By Maximilian Clarke

HM Revenue & Customs must focus on boosting staff skills if it is to meet its targets of shaving 25% from its budget and increasing tax revenue by £7bn, a National Audit Office report concludes.

The National Audit Office has today reported to Parliament that HMRC does not know how much it is spending in total on skills development, or if its money is being spent in the right places. The National Audit Office estimates that HMRC spent £96 million in 2010-11 developing the skills of its staff but judges that the Department is not systematically directing that spending on top level business priorities.

The Department has recognized that it has significant challenges and is doing much to ensure it has the skills it needs. It is developing major professional programmes, using new technologies and fast-tracking training for key roles. Staff skills will have been a factor in the improvement of HMRC’s business results including the extra £1billion tax generated since 2010 by enforcement and compliance activity. But currently there is not a direct evidential link between results and training and development activities. The majority of staff in HMRC (79 per cent in the 2011 staff survey) say that they have the skills they need to do their job effectively. However, only 54 per cent said that they were able to access the right learning and development opportunities when they needed to and only 38 per cent said that training had improved their performance.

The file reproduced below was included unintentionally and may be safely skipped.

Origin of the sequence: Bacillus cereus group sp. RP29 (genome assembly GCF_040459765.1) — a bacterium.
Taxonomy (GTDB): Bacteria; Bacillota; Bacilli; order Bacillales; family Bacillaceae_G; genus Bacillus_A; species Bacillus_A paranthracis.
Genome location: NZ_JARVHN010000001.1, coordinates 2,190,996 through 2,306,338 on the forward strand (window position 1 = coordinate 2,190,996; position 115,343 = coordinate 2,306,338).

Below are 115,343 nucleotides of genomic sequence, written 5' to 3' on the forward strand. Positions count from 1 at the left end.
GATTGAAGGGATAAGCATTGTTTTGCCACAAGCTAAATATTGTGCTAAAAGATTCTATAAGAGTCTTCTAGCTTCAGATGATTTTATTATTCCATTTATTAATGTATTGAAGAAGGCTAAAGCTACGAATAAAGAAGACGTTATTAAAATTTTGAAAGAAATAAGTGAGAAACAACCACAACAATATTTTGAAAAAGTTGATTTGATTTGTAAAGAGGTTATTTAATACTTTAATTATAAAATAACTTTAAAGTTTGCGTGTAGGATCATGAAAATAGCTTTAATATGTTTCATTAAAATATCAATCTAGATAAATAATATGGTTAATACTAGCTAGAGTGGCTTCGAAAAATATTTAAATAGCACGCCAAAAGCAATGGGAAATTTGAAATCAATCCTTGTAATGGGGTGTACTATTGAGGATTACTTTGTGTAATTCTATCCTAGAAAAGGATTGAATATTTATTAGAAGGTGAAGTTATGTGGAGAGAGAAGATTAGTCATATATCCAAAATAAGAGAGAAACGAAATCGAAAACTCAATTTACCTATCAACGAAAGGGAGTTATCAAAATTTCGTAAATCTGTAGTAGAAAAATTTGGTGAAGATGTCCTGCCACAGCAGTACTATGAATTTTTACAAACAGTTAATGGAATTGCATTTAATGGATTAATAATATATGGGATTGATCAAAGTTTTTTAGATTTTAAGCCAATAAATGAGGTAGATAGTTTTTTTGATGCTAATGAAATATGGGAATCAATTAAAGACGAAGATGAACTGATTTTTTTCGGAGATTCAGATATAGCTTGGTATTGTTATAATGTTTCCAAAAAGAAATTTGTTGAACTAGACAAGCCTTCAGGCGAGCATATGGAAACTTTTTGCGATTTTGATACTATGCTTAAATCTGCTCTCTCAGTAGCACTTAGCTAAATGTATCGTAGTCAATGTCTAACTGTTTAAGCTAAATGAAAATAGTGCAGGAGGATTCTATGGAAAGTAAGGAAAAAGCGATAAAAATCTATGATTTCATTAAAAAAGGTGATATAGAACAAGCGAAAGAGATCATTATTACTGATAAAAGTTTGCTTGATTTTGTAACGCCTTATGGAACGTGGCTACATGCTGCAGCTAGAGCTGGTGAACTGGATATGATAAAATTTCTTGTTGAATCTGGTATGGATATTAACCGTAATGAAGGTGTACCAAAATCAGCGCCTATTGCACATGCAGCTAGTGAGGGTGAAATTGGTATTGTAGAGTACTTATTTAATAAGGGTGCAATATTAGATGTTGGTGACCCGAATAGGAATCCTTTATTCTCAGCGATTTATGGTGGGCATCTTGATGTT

Evidence from a customer survey and external stakeholders also suggests that the Department does not have all the skills it needs, but HMRC does not have a good overview of its current skills gaps. It needs better data and information on gaps which would help it take a more strategic approach and gain an early warning of future skills gaps, such as the risk of skills depleting as experienced staff retire. This is of particular concern in HMRC as one in five staff in key business areas are over 55.

HMRC is spending money on skills development in some key business areas but does not yet have a skills strategy to direct spending systematically towards areas that produce the most important business results and which links to a model of how the organization will operate in the future. There is an absence of engagement at senior level in staff skills and there is no specific body that examines the total spending on skills and decides whether it is being made in the right parts of the organization.

HMRC also lacks governance arrangements or structures to hold the organization to account for money spent on training. Many of the points in this report were raised previously by HMRC’s own reviews but the Department has not made the changes needed. For example, HMRC’s total number of training courses has not reduced from 2,000 courses in 2009 when an internal review raised concerns about poor focus in training provision.


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